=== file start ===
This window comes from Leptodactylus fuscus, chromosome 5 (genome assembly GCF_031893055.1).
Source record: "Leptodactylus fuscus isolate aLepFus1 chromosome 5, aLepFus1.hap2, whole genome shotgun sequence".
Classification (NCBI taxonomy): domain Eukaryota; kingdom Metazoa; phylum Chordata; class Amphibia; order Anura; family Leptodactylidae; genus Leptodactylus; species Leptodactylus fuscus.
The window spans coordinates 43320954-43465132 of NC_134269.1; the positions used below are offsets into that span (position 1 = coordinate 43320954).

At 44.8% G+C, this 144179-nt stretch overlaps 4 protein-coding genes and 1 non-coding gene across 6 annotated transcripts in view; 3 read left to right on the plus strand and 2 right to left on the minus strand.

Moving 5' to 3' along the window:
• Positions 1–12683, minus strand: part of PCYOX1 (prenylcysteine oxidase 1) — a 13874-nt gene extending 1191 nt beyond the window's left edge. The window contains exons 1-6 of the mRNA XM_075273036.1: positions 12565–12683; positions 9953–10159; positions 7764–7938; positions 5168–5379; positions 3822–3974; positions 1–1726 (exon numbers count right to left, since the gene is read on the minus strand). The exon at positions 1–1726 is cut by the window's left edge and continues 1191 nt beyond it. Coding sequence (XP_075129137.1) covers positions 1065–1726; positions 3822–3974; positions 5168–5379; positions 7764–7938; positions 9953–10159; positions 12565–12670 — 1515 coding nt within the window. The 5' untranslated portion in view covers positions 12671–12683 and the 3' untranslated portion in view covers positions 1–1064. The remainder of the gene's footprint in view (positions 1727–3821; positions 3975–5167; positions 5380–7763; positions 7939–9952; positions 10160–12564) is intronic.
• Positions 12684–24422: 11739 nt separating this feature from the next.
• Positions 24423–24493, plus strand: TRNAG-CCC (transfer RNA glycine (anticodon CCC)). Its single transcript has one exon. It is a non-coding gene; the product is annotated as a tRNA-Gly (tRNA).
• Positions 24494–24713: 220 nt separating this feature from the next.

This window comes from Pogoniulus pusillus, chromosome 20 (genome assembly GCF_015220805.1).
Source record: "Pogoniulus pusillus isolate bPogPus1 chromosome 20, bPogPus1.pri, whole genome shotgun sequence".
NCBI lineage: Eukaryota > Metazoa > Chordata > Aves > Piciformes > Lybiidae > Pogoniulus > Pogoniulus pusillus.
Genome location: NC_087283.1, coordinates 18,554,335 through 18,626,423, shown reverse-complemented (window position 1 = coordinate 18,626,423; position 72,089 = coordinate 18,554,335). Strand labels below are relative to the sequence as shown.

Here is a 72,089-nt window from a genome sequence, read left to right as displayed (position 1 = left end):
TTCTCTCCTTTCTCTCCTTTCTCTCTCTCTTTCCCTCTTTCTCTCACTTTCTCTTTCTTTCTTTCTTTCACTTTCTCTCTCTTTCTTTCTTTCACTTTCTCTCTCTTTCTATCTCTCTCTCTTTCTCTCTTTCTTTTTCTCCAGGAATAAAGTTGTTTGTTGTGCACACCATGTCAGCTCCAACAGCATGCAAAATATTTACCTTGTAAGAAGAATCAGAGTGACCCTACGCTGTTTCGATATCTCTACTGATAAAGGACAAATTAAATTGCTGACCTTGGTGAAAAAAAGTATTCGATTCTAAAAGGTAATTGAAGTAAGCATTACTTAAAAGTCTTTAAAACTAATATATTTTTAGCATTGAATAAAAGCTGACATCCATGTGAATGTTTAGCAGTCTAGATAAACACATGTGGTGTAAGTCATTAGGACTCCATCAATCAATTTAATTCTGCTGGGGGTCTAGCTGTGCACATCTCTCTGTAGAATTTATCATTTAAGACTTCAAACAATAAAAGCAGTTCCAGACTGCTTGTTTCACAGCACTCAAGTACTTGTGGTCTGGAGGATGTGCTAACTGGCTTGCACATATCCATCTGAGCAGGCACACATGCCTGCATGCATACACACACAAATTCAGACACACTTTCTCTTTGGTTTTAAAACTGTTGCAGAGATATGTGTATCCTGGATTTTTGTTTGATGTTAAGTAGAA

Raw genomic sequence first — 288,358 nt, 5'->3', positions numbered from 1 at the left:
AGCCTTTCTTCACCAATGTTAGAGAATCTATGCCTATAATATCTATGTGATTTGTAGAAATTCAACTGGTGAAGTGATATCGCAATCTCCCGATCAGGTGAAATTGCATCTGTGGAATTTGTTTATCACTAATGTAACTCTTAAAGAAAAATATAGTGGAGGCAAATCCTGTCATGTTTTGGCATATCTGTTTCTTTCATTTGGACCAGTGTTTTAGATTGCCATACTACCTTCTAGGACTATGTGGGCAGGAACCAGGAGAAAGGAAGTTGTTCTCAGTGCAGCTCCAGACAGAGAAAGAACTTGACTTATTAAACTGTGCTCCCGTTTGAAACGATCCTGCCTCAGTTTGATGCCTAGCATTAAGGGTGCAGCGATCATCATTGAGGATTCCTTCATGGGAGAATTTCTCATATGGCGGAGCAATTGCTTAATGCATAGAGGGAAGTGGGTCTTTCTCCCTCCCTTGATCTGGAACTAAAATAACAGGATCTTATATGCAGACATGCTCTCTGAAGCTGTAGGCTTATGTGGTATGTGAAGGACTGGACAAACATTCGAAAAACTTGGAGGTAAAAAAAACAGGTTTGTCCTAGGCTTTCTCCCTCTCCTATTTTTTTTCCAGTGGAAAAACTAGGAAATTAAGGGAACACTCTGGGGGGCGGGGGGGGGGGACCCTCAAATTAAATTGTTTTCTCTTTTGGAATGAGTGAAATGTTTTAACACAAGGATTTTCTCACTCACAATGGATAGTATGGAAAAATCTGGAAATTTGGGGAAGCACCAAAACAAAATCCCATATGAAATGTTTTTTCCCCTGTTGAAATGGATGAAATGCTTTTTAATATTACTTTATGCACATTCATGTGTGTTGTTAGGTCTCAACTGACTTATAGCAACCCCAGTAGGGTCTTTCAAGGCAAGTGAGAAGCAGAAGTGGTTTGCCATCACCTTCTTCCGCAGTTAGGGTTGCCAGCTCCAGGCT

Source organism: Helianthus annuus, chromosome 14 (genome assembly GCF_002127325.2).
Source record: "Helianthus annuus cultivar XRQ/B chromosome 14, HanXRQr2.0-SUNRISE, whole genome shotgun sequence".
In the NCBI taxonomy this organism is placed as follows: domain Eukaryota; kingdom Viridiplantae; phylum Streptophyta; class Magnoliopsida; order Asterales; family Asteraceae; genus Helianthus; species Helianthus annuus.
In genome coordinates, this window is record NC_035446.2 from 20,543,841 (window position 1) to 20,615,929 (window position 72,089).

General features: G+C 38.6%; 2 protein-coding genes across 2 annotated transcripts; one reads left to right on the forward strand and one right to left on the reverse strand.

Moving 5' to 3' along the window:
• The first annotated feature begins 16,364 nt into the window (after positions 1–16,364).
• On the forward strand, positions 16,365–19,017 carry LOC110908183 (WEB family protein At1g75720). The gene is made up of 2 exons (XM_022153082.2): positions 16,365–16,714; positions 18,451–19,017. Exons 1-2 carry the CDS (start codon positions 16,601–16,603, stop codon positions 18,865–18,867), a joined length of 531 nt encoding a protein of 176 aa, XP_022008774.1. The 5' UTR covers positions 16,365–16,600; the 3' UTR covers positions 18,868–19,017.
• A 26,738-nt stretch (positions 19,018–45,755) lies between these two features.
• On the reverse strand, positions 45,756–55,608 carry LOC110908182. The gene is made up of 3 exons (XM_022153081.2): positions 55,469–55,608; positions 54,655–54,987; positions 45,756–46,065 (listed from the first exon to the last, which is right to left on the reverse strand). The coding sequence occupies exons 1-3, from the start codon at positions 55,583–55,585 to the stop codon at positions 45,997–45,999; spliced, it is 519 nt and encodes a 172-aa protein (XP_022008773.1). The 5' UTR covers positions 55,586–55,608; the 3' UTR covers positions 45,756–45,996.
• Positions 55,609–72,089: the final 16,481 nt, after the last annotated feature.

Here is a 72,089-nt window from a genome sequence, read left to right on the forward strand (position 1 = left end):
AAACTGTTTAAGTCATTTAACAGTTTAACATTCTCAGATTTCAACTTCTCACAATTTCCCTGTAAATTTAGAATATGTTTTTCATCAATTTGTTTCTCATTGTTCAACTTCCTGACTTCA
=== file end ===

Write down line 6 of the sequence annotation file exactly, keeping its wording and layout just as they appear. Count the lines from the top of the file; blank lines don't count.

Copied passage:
Moving 5' to 3' along the window: